Scarry’s essay was inspirational for me, in spite of Miller’s sometimes crucial, sometimes unnecessarily harsh, objections to her idealism. I agree with Miller’s disappointment and perplexity over Scarry’s conclusion—that the “cause of justice and beauty might be advanced by teaching the footnote” (146-147)—and I certainly agree with his suggestion that Scarry’s institutional affiliation may have influenced the shape of her argument:
Scarry has chosen to give her audience and then her readers a glimpse of a life of the mind that is lived by only the smallest fraction of the profession—a life of endless speaking engagements, of listening to Said lecture one night on social responsibility and on Mozart’s Cosi Fan Tutte the next, of reading Plato and Hobbes, Orwell and Rawls, of contemplating truth, beauty, and justice. (148)
I think this a vital point that Miller raises—that there exists a significant discrepancy between the teaching load of an Ivy League tenured faculty member, and the teaching load of an adjunct instructor or teaching assistant working at a non-Ivy; and furthermore, that this discrepancy in workload translates into a discrepancy in the experience of both the English department and academia as a whole. I believe this issue is critical to any discussion on the future of literary studies, and I appreciated Miller’s brief but salient notes on this topic.
It was from then on that Miller and I diverged: his criticisms of Scarry’s idealism (while sometimes appropriate, as in the previously mentioned instance) seemed confusing and contradictory given the idealism of his own proposal to restructure the argumentative essay into a free-form, liberating reflective essay. His main grievance is with the conventional college/argumentative essay that produces a very formulaic and redundant kind of writing, essentially closing off the reader to unfamiliar or new concepts. Miller calls for an essay that serves as “a means for slowing thought down; as a technology for generating reflection; as a practice of entertaining other possibilities than the ones that seem the easiest to defend and substantiate” (150)—is that not what Scarry called for in her own essay, albeit in a more romanticized fashion? I understand that Scarry’s essay was something of a prompt for Miller’s text, but aside from calling out her occasional naiveté, I’m not sure why she was the center of Miller’s diatribe. The essays appeared, to me, to be more similar than different (although I wonder if Miller would balk at such a comment).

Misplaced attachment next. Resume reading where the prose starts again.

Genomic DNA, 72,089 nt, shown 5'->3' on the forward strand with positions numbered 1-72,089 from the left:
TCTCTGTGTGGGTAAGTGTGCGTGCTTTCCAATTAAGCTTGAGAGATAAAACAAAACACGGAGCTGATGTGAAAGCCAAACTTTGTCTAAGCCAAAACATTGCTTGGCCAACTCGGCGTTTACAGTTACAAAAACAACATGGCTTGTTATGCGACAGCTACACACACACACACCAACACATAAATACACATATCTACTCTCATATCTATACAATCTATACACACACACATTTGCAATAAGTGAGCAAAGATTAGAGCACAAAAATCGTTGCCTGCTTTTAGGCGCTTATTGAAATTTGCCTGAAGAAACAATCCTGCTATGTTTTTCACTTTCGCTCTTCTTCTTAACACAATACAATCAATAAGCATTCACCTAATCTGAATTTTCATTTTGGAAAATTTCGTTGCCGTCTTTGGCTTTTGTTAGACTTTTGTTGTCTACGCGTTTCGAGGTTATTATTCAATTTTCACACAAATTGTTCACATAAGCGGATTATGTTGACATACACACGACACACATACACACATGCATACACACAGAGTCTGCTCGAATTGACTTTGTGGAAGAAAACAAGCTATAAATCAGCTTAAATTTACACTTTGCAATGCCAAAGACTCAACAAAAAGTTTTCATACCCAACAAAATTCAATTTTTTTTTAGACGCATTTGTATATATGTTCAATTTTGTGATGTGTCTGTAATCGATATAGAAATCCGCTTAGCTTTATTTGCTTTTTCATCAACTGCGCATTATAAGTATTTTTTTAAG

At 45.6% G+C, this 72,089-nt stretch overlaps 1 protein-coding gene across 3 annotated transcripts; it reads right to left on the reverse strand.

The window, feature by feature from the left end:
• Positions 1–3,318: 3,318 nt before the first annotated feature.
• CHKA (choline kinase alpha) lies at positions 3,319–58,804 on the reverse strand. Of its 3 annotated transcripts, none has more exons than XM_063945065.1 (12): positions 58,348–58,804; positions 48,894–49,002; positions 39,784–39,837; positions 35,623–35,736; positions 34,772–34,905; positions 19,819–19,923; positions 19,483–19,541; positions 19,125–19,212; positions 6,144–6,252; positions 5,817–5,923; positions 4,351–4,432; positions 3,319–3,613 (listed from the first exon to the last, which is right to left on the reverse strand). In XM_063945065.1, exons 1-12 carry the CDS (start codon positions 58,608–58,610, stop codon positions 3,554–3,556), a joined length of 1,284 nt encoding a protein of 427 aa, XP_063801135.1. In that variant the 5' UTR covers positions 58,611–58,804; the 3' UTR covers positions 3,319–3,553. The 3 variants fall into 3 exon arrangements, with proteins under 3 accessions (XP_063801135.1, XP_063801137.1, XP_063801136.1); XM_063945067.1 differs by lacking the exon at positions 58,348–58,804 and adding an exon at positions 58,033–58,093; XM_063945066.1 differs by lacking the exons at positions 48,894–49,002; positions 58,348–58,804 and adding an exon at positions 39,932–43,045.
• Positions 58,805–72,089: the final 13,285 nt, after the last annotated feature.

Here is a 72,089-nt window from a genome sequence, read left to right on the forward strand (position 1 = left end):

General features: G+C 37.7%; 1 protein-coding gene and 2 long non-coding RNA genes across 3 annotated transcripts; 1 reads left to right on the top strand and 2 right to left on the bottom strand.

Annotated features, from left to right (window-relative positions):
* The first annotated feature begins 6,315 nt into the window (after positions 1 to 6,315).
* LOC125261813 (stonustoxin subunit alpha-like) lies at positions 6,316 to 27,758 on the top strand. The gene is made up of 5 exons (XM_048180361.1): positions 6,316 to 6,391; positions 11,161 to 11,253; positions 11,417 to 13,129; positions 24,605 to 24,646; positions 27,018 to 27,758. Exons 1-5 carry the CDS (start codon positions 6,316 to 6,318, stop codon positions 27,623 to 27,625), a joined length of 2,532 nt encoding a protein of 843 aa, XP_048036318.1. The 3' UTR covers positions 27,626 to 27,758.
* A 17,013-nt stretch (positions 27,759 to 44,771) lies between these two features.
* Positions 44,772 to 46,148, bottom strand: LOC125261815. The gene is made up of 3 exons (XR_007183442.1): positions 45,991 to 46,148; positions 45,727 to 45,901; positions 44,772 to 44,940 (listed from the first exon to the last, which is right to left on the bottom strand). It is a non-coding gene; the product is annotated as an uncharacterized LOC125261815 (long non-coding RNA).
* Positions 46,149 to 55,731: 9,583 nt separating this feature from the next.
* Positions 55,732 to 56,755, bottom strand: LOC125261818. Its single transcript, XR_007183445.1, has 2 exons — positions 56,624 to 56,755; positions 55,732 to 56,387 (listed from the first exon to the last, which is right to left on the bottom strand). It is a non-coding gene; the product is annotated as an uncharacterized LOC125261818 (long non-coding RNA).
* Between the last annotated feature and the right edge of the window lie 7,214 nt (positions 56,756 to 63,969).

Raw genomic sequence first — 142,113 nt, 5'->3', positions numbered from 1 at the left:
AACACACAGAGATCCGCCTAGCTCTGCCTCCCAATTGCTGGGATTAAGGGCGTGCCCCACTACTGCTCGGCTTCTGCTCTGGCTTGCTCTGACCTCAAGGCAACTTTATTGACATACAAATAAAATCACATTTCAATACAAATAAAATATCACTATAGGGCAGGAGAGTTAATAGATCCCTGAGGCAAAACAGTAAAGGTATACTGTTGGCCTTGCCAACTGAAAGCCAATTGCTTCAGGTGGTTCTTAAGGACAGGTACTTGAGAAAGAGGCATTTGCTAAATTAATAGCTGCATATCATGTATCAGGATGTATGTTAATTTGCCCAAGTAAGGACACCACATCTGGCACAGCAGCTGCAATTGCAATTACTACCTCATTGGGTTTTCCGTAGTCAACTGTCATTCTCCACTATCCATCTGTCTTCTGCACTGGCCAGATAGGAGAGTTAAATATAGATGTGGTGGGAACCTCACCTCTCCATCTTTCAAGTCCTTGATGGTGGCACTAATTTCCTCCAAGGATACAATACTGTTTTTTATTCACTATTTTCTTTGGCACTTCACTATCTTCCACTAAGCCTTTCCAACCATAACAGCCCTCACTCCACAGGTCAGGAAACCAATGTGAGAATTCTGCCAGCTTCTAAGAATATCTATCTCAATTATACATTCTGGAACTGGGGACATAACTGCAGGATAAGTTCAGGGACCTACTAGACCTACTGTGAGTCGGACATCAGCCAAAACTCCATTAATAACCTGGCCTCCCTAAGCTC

I have not yet introduced the final research paper to my students, but currently they are working on their close reading assignment:
Close Reading Essay
Length: 1,800-2,100 words / ~ 6-7 double-spaced pages
For this essay, you will look at one of the works we have read (or watched) and perform a close reading on a selected passage, ultimately making an argument about the meaning of the text.
In a close reading, you should search for some meaning behind the words themselves, some meaning that is perhaps not on the surface of the text itself but is implied, hinted at, or perhaps even inadvertently conveyed by the work. Your job is to show how your interpretation, your explanation of the work’s meaning, can be supported by details of the text itself—this involves using plenty of textual evidence to support your claims. Throughout your paper, stay very close to the text, explaining or “unpacking” important meanings that might be missed at first glance. Avoid simply paraphrasing what is said in the passage. You will of course have to include summary in your paper, but ensure that you are interpreting or saying something about the summarized passage.
Some topics that you may want to explore include:
- The significance of a particular image, scene, or description
- A structural or linguistic feature of the text, such as the uses of repetition, word play, metaphors, similes, or descriptive phrases
- How a particular character is portrayed, and what the author is trying to say via that portrayal
- The significance of certain characters and their interactions with other characters
- Some ideological message that the author is conveying via the language, characters, scenes, etc.
Note that if you decide to analyze a film, the same concepts apply but you must think in terms of scenes and images.
Remember to structure your paper in good writing format, with an introduction clearly identifying your thesis; body paragraphs in which you present your analysis and include textual support; and a conclusion that closes your essay effectively by offering further insight into the implications of the analysis.